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Fears for the Future of Remote Housing Program

5 February 2018 at 4:11 pm
Luke Michael
There are fears the Turnbull government will defund the long-running National Partnership Alliance on Remote Housing program, which community groups warn will create a jobs and housing crisis in remote Indigenous areas.

Luke Michael | 5 February 2018 at 4:11 pm


Fears for the Future of Remote Housing Program
5 February 2018 at 4:11 pm

There are fears the Turnbull government will defund the long-running National Partnership Alliance on Remote Housing program, which community groups warn will create a jobs and housing crisis in remote Indigenous areas.

The National Partnership on Remote Housing (NPRH) is a program addressing the critical housing needs of Aboriginal and Torres Strait Islander people in remote communities, with a focus on service delivery and creating employment and business opportunities for Indigenous people.

Along with the previous National Partnership Agreement on Remote Indigenous Housing (NPARIH), the scheme has created jobs and provided housing for remote communities since 2008, but there are fears it will not be renewed when the agreement expires on 30 June 2018.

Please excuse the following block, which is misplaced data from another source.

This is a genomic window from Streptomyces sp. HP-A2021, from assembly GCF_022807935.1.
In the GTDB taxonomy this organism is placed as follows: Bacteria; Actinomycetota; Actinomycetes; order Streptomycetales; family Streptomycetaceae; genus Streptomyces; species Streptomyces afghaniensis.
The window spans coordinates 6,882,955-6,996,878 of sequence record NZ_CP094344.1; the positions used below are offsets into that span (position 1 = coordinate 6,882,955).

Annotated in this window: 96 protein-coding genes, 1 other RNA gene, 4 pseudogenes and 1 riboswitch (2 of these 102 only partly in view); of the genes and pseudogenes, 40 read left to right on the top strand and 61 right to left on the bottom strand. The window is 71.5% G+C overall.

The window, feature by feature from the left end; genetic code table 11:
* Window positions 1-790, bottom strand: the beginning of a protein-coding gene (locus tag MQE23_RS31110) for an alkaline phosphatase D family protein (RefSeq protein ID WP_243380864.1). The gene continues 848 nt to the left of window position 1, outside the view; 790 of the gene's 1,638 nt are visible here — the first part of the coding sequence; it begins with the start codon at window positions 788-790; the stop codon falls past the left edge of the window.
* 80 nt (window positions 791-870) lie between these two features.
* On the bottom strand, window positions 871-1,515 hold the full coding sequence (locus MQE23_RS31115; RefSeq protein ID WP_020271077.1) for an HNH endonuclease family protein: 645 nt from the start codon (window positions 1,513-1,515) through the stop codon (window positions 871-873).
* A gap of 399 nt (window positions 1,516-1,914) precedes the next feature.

The Local Government Association of Queensland (LGAQ) has launched a campaign urging the government to keep the scheme running, or risk condemning remote Indigenous communities “to a social and jobs crisis spanning generations”.

“This program has created hundreds of jobs and provided thousands of new or refurbished homes in Queensland since 2008 yet the federal government is preparing to axe future funding after June this year,’’ LGAQ chief executive Greg Hallam said.

“We are not going to stand by and watch Prime Minister Malcolm Turnbull walk away from a program that is so fundamental to the future of Indigenous communities in Queensland.”

The LGAQ has written to members of the Senate Economics Legislation Committee asking them to examine the impact that defunding the program would have on other overcrowding and homelessness projects.

Leone Crayden is the executive director of Q Shelter, Queensland’s peak body for the housing and homelessness sector.

She told Pro Bono News the program was “absolutely paramount to closing the gap”.